In 2041, the province expects St. Catharines population to grow by 179,000 residents. To put that into perspective, it would be like a whole city the size of present-day Burlington moving into St. Catharines in the next 25 years.
As well, students of the St. Catharines population now prefer to live downtown.
The Niagara Region 2041 growth plan will include transportation expansions to accommodate the steadily growing population.
Read on to find how immigration, student housing and transportation demand could soon affect the population of St. Catharines and it’s real estate market in the near future.
St. Catharines Population: Immigration
As mentioned, the province expects Niagara’s population to grow by 179,000 residents in 2041. But that growth to the Grimsby, Niagara Falls and St. Catharines populations, for instance, “will never happen without a massive influx of immigrants.”
A team has been formed to position Niagara as the region of choice for immigrants in Ontario. Andy Scott and Dr. Andrea Feller, associate medical officer of health, will lead the team.
Based on current birth rates, Canada’s population will be in serious decline within 34 years. Andy Scott made this observation in another Niagara This Week article. He added that immigration is key to accelerating economic growth, stimulating innovation and increasing business startups.
To date, the team has conducted a survey and focus groups. Because of the natural beauty, good weather and affordable housing, Niagara is seen as a safe place to live. Being so close to the giant U.S. market also positions Niagara well for exports and trading.
Feller has said there are opportunities such as marketing Niagara with an “I heart Niagara” website, a revitalized immigrant portal and advocating for streamlined processes at senior levels of government for international professionals and students.
Niagara Falls Councillor Selina Volpatti called the initiative “hugely important” for Niagara.
“The communities in the GTA that receive the most influx of foreign investment, are ones that have the highest rates of immigration,” said Rino Mostacci. Mostacci is regional planning and development commissioner.
St. Catharines Population: Student Housing
When it comes to housing for the students of the St. Catharines population, Gary Dixon says a lot of students would rather be downtown. Dixon is project manager of the private development Queenston Residences.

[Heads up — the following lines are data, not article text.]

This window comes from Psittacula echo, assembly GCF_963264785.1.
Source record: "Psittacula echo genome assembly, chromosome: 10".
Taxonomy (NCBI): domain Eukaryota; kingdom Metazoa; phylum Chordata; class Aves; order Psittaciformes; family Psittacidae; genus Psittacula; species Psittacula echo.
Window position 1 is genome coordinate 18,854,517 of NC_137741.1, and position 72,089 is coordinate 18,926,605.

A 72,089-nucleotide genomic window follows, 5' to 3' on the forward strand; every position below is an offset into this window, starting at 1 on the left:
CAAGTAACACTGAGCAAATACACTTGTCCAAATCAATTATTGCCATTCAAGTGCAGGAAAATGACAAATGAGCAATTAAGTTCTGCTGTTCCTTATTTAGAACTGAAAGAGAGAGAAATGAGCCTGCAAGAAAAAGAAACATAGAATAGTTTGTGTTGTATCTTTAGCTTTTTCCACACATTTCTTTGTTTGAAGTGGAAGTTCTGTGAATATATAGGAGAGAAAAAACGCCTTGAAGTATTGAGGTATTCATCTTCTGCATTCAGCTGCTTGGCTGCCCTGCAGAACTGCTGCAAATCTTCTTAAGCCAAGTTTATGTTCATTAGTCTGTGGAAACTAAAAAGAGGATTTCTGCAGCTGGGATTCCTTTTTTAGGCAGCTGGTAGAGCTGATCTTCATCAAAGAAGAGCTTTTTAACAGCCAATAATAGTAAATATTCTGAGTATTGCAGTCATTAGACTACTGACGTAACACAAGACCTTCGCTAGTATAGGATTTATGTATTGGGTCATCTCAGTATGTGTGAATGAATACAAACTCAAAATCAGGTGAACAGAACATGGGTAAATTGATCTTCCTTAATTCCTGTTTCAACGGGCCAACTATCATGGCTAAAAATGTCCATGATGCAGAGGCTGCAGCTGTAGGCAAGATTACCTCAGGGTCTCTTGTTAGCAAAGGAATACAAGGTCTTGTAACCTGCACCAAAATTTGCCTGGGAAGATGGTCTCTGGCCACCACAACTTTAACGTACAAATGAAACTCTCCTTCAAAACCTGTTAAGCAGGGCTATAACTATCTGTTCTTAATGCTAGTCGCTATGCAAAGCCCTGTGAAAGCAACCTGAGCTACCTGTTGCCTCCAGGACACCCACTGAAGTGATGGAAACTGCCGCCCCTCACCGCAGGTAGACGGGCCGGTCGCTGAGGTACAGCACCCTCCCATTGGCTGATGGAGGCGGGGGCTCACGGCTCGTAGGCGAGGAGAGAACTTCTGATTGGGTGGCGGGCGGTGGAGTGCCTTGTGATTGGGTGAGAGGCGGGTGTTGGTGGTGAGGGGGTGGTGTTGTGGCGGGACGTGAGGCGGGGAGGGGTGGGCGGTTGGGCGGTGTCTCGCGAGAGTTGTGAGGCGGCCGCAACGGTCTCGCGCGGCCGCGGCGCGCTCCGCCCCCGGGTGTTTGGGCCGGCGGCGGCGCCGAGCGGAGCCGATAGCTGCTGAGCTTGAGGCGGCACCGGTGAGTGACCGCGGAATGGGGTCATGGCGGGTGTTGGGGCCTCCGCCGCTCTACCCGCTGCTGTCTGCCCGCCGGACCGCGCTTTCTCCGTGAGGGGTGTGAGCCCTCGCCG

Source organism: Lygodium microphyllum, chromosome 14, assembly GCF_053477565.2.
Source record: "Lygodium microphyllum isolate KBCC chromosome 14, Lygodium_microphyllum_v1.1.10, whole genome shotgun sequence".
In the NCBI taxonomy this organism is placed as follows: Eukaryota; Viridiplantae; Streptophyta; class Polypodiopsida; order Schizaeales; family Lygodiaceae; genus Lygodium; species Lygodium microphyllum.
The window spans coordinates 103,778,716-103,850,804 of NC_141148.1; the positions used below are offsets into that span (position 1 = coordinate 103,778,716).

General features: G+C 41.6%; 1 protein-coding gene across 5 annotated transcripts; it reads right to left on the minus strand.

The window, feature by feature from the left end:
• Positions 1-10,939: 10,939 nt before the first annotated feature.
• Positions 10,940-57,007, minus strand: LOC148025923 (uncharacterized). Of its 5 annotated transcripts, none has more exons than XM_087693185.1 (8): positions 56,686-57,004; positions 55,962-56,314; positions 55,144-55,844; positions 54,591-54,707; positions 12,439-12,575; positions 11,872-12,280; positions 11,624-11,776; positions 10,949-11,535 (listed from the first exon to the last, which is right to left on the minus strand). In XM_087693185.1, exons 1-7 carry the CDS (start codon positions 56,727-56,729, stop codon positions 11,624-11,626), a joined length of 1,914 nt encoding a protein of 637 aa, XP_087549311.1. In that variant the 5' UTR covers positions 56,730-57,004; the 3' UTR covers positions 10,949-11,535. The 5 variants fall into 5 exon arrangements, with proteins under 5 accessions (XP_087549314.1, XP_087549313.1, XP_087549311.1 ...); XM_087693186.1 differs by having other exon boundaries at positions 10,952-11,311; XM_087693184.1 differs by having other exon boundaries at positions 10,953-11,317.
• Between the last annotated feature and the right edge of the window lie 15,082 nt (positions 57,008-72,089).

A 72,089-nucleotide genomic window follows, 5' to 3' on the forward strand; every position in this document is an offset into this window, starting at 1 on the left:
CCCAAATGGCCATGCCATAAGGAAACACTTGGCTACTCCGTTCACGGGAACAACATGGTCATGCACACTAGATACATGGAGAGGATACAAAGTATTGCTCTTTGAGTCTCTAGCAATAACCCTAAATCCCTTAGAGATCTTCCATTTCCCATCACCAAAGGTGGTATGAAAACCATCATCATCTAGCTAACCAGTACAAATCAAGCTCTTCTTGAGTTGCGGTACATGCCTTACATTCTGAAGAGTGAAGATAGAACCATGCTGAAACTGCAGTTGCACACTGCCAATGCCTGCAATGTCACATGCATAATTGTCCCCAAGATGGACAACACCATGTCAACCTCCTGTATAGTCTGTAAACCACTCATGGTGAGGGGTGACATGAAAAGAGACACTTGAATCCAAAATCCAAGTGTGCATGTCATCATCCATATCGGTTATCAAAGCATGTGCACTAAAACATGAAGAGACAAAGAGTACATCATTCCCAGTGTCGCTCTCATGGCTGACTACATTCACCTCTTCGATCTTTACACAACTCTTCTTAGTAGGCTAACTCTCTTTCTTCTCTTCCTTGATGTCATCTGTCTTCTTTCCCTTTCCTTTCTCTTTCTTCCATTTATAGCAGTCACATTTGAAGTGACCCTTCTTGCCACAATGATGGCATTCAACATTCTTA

“You’re within easy walking distance to places to eat…and so close to the nightlife,” he told the St. Catharines Standard. “We’re also trying to key in on students coming to the new Brock University arts campus nearby.”
Queenston is among hundreds of commercial student residence rooms and suites to recently open off-campus in Niagara. Penn Terra Group opened two towers at 136 James Street and 51 Lake Street in St. Catharines’ downtown. Renovations are either completed, or underway, for three other student residence suites. They are Downtown Student Residence on Ontario Street, Chelsie Apartments on James Street, and Garden Park Place by Mahtay Café,
Community stakeholders say these concentrated residences help address issues seen in student housing rentals in neighborhoods near Brock. For example, many students in one home causes messy lawns and late-night partying complaints.
Brock’s manager of off-campus living and neighborhood relations, Curtis Gadula, said that the private residences provide more options for students so, “the more options they have, the better it is for their experience over here at Brock.”
St. Catharines Population: Transportation Demand
Sixty-nine per cent of commutes to work within the Niagara region are less than five kilometres. Yet only seven per cent of people are walking or biking. Loy Cheah is the Region’s transportation lead of strategic initiatives and projects, and that is what he said in a St. Catharines Standard article. The commutes of the St. Catharines population are likely a relative length.
Cheah said this is a “huge opportunity” to promote more active transportation locally. He adds that it takes the average transit user four times longer to reach an urban destination than it does by car.
However, Niagara Region is working on a 2041 growth plan. This plan includes a transportation master plan, and Cheah said it would be ideal to reduce bus travel time to two times longer than driving by car. This is close to the ratio that comparable communities offer.